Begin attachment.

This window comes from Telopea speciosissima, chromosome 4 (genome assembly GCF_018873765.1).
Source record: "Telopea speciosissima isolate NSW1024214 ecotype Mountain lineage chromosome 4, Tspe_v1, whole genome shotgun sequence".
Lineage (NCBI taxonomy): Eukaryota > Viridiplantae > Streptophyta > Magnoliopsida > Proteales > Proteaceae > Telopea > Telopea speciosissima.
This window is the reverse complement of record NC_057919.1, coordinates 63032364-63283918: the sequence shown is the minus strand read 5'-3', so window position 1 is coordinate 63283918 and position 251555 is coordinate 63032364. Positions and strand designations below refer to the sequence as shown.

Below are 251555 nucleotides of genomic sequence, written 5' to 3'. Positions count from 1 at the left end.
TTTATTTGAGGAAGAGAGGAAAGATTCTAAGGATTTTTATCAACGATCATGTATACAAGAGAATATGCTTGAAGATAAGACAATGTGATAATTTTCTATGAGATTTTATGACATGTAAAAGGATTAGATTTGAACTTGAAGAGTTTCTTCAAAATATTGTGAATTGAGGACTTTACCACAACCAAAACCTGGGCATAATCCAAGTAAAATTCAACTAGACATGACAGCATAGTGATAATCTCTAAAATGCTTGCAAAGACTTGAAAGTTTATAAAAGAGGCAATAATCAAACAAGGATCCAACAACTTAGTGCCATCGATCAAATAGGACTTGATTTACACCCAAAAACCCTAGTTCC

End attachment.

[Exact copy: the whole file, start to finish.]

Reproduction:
This window comes from Telopea speciosissima, chromosome 4 (genome assembly GCF_018873765.1).
Source record: "Telopea speciosissima isolate NSW1024214 ecotype Mountain lineage chromosome 4, Tspe_v1, whole genome shotgun sequence".
Lineage (NCBI taxonomy): Eukaryota > Viridiplantae > Streptophyta > Magnoliopsida > Proteales > Proteaceae > Telopea > Telopea speciosissima.
This window is the reverse complement of record NC_057919.1, coordinates 63032364-63283918: the sequence shown is the minus strand read 5'-3', so window position 1 is coordinate 63283918 and position 251555 is coordinate 63032364. Positions and strand designations below refer to the sequence as shown.

Below are 251555 nucleotides of genomic sequence, written 5' to 3'. Positions count from 1 at the left end.
TTTATTTGAGGAAGAGAGGAAAGATTCTAAGGATTTTTATCAACGATCATGTATACAAGAGAATATGCTTGAAGATAAGACAATGTGATAATTTTCTATGAGATTTTATGACATGTAAAAGGATTAGATTTGAACTTGAAGAGTTTCTTCAAAATATTGTGAATTGAGGACTTTACCACAACCAAAACCTGGGCATAATCCAAGTAAAATTCAACTAGACATGACAGCATAGTGATAATCTCTAAAATGCTTGCAAAGACTTGAAAGTTTATAAAAGAGGCAATAATCAAACAAGGATCCAACAACTTAGTGCCATCGATCAAATAGGACTTGATTTACACCCAAAAACCCTAGTTCC